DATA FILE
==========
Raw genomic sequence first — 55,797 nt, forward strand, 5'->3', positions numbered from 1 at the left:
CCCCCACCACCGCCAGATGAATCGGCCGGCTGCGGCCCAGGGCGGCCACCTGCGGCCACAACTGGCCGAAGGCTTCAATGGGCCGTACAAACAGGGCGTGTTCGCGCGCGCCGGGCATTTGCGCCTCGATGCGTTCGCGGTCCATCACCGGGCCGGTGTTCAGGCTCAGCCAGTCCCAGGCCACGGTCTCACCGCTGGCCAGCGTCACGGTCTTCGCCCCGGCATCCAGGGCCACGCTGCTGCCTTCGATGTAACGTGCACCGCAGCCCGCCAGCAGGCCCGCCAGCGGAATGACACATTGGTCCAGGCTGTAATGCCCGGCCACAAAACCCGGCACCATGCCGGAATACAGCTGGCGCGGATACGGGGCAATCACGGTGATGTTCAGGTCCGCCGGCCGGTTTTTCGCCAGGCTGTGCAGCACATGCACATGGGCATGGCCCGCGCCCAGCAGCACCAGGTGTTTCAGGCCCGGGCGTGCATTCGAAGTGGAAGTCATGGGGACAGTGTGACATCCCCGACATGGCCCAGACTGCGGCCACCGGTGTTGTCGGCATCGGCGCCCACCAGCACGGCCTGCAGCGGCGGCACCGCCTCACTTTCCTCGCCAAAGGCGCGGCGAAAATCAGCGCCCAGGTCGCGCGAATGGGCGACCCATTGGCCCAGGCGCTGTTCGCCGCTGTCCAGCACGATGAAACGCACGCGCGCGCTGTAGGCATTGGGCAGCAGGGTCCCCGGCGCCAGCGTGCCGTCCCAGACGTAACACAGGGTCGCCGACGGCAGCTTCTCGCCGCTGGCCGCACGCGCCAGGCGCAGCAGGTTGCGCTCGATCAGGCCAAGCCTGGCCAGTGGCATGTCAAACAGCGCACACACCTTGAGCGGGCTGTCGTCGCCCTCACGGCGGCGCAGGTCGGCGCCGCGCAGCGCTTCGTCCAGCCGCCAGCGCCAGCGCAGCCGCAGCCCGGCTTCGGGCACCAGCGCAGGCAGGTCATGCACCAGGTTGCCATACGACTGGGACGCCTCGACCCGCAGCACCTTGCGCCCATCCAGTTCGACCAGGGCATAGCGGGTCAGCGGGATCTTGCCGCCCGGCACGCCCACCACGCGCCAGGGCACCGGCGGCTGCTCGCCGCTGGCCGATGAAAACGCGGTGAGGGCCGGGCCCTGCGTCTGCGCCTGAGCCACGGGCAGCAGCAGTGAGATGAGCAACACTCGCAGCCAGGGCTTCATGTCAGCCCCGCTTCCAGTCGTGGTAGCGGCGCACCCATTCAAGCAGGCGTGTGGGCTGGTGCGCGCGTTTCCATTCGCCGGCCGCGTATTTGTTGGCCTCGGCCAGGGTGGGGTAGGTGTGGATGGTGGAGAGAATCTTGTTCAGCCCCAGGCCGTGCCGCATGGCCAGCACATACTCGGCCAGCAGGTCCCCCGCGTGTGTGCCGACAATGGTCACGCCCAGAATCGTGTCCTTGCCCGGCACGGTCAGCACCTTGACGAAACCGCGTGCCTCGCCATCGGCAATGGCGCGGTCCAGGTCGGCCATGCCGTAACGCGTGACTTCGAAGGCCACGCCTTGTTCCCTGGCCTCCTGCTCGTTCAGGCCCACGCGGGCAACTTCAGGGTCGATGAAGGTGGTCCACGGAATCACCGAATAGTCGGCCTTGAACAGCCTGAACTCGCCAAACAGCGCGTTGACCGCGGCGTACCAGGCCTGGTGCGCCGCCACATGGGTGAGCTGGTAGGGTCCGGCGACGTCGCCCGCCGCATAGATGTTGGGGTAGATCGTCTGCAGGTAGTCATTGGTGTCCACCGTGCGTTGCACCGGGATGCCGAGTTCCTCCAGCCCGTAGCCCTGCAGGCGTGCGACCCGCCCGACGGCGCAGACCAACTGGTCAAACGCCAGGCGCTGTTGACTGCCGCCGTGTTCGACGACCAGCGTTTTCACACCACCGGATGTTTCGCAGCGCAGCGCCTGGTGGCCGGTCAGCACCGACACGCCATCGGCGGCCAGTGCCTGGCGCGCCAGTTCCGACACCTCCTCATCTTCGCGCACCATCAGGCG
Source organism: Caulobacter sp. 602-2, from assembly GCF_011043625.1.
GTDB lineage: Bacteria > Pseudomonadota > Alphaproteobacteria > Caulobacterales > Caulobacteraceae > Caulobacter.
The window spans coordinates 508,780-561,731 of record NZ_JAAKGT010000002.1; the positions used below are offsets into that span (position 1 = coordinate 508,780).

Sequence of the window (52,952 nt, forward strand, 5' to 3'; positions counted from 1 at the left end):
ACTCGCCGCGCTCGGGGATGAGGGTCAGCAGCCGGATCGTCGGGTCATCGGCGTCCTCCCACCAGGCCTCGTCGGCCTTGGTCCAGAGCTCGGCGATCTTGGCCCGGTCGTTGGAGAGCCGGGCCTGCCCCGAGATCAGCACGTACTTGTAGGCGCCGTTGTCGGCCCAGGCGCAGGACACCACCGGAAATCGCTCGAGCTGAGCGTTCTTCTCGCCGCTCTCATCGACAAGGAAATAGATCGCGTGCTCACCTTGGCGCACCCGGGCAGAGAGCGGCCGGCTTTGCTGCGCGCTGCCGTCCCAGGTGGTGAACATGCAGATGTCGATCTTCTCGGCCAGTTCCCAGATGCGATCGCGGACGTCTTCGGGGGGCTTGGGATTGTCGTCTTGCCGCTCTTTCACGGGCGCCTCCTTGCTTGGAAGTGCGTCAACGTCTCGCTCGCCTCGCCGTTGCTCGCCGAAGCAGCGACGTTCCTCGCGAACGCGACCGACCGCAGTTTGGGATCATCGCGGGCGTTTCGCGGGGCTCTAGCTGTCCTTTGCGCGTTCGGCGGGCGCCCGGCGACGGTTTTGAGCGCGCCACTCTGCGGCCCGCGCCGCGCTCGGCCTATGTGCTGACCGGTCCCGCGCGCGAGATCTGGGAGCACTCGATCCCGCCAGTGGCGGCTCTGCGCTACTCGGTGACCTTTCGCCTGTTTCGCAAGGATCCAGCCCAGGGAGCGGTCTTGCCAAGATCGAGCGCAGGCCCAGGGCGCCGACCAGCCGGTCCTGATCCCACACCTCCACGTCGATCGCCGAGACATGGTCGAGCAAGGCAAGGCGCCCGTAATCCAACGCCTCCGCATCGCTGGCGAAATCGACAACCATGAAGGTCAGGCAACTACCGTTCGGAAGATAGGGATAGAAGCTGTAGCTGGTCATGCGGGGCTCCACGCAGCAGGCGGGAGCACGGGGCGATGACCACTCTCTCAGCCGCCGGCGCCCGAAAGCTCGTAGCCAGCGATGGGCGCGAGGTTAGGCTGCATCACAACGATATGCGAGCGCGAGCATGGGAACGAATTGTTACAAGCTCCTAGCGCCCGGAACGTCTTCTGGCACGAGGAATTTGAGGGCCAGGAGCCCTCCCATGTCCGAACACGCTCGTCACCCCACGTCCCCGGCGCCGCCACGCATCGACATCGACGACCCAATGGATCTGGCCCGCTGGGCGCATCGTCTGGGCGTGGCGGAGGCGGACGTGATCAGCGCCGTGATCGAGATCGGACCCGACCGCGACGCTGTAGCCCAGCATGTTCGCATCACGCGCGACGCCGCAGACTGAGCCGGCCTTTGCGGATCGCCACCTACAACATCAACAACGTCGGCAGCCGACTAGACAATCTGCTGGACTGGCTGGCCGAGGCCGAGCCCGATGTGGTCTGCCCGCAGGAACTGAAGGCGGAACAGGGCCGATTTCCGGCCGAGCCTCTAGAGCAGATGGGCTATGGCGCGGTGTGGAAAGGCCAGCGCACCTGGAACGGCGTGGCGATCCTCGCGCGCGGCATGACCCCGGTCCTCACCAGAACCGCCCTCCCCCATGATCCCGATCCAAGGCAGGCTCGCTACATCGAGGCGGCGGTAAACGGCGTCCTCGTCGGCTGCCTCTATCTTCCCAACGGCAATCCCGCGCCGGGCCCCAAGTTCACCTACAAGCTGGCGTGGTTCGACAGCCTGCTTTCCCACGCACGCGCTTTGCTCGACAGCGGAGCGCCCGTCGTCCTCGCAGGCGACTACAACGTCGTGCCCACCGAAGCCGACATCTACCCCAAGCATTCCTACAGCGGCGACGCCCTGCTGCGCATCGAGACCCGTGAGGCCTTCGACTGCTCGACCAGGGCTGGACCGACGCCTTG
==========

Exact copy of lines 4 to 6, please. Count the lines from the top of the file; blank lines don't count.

GTDB lineage: Bacteria > Pseudomonadota > Alphaproteobacteria > Caulobacterales > Caulobacteraceae > Caulobacter.
The window spans coordinates 508,780-561,731 of record NZ_JAAKGT010000002.1; the positions used below are offsets into that span (position 1 = coordinate 508,780).

Sequence of the window (52,952 nt, forward strand, 5' to 3'; positions counted from 1 at the left end):